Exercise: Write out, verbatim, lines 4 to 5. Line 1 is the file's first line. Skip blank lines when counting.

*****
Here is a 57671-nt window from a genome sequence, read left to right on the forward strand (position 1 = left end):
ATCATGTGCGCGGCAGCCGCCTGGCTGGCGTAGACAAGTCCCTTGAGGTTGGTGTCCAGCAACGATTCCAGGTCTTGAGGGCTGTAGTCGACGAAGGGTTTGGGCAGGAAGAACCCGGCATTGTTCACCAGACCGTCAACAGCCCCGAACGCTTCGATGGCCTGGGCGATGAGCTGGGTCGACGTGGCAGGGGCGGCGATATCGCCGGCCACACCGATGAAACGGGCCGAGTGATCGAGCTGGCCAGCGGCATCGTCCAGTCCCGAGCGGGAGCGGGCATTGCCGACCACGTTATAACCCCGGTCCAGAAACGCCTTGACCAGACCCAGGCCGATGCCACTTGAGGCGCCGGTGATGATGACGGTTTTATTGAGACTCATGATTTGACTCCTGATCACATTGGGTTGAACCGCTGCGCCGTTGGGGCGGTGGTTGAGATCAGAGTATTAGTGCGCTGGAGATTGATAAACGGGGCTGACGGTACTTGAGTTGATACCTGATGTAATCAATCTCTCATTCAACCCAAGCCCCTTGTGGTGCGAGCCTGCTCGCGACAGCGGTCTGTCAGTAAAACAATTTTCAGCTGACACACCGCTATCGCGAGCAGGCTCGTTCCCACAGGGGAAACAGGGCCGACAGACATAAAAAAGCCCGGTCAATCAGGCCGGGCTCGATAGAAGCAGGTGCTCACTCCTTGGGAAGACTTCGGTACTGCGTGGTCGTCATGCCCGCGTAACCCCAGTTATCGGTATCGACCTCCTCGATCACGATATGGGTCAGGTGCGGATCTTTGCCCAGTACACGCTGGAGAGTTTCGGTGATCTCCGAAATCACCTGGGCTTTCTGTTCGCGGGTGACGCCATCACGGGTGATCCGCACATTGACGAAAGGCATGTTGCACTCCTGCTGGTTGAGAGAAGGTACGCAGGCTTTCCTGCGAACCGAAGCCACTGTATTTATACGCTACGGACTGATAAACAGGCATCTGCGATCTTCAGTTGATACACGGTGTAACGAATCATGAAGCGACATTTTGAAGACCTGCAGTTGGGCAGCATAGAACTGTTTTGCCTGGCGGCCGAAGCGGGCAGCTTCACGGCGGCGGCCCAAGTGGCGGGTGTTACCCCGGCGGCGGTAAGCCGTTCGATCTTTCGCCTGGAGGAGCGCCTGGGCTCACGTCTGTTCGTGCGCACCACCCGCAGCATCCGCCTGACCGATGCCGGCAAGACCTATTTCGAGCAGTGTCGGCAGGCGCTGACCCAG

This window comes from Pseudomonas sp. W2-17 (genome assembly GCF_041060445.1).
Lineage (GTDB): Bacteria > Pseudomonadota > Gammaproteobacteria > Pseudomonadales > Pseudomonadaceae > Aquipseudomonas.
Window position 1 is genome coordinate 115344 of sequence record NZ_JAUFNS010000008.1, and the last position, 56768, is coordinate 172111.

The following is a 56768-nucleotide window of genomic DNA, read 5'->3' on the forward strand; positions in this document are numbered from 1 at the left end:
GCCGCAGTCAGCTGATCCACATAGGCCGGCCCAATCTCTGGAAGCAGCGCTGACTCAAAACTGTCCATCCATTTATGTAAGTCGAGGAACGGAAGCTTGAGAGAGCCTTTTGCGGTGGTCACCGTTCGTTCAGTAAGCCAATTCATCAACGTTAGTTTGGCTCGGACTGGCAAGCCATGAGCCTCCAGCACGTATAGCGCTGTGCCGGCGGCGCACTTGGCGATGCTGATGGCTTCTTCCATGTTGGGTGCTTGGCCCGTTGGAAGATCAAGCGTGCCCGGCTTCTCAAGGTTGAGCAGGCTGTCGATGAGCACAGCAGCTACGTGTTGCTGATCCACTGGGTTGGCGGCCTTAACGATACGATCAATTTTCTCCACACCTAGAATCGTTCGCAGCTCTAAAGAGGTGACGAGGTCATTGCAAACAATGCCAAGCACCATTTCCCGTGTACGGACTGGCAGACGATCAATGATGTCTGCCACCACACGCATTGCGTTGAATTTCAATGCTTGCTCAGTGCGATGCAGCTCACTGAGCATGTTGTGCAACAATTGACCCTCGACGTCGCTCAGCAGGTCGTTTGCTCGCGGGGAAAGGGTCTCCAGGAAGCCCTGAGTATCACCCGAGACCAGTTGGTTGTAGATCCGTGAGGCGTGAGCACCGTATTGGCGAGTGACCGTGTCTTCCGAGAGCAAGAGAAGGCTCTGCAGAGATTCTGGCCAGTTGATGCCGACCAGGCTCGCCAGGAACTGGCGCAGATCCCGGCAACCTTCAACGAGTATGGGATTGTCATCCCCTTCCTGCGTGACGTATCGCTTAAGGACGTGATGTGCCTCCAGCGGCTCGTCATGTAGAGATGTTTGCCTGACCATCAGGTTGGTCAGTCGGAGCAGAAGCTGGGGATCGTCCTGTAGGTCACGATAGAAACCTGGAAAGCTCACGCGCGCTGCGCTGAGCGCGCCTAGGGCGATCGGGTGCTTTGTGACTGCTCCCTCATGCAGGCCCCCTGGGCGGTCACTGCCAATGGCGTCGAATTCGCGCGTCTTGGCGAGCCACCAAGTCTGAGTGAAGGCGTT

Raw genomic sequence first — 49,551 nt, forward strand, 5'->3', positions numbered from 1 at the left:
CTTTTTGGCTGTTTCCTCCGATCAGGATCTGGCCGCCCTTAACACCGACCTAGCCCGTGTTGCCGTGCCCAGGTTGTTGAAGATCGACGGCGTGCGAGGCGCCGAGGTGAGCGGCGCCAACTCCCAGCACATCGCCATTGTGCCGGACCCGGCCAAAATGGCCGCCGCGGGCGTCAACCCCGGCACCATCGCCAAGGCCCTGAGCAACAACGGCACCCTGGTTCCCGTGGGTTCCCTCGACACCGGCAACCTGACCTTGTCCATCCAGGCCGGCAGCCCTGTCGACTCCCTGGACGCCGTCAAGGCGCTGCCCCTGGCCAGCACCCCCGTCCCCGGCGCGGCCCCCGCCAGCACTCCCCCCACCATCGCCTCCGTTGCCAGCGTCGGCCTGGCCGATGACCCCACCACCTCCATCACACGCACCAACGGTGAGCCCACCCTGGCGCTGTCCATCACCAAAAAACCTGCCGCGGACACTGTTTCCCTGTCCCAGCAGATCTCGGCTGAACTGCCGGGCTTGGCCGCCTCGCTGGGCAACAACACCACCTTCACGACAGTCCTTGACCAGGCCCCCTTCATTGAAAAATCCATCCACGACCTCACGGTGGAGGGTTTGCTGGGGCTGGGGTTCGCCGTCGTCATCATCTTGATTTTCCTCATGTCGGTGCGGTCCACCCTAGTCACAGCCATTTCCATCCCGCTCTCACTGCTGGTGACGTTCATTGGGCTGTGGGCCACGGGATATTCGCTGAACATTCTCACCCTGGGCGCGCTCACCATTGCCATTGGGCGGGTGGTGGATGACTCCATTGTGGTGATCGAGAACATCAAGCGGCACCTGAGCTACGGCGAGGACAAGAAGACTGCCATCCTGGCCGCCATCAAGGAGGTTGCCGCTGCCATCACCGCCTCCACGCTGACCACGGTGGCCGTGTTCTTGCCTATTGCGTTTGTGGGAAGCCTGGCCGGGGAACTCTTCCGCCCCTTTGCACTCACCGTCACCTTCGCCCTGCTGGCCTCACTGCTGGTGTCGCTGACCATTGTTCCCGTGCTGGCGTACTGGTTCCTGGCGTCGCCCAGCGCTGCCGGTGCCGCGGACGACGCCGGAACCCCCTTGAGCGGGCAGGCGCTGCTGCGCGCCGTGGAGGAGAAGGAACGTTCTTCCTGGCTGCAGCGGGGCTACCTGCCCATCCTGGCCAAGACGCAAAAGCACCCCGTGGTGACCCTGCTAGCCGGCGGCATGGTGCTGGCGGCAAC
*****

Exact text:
Lineage (GTDB): Bacteria > Pseudomonadota > Gammaproteobacteria > Pseudomonadales > Pseudomonadaceae > Aquipseudomonas.
Window position 1 is genome coordinate 115344 of sequence record NZ_JAUFNS010000008.1, and the last position, 56768, is coordinate 172111.